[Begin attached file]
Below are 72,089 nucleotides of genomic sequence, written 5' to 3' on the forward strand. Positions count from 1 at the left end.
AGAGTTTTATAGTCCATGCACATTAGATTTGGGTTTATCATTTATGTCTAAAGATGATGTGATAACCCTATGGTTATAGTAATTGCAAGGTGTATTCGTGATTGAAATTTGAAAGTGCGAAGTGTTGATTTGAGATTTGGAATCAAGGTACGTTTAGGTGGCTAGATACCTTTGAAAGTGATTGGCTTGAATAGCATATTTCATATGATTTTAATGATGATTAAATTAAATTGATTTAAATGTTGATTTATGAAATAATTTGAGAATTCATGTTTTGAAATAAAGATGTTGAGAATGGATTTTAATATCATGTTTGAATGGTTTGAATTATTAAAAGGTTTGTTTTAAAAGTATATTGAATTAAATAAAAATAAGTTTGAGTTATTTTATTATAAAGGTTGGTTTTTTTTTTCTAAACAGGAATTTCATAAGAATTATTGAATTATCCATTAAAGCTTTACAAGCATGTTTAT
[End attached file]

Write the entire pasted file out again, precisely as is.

Below are 72,089 nucleotides of genomic sequence, written 5' to 3' on the forward strand. Positions count from 1 at the left end.
AGAGTTTTATAGTCCATGCACATTAGATTTGGGTTTATCATTTATGTCTAAAGATGATGTGATAACCCTATGGTTATAGTAATTGCAAGGTGTATTCGTGATTGAAATTTGAAAGTGCGAAGTGTTGATTTGAGATTTGGAATCAAGGTACGTTTAGGTGGCTAGATACCTTTGAAAGTGATTGGCTTGAATAGCATATTTCATATGATTTTAATGATGATTAAATTAAATTGATTTAAATGTTGATTTATGAAATAATTTGAGAATTCATGTTTTGAAATAAAGATGTTGAGAATGGATTTTAATATCATGTTTGAATGGTTTGAATTATTAAAAGGTTTGTTTTAAAAGTATATTGAATTAAATAAAAATAAGTTTGAGTTATTTTATTATAAAGGTTGGTTTTTTTTTTCTAAACAGGAATTTCATAAGAATTATTGAATTATCCATTAAAGCTTTACAAGCATGTTTAT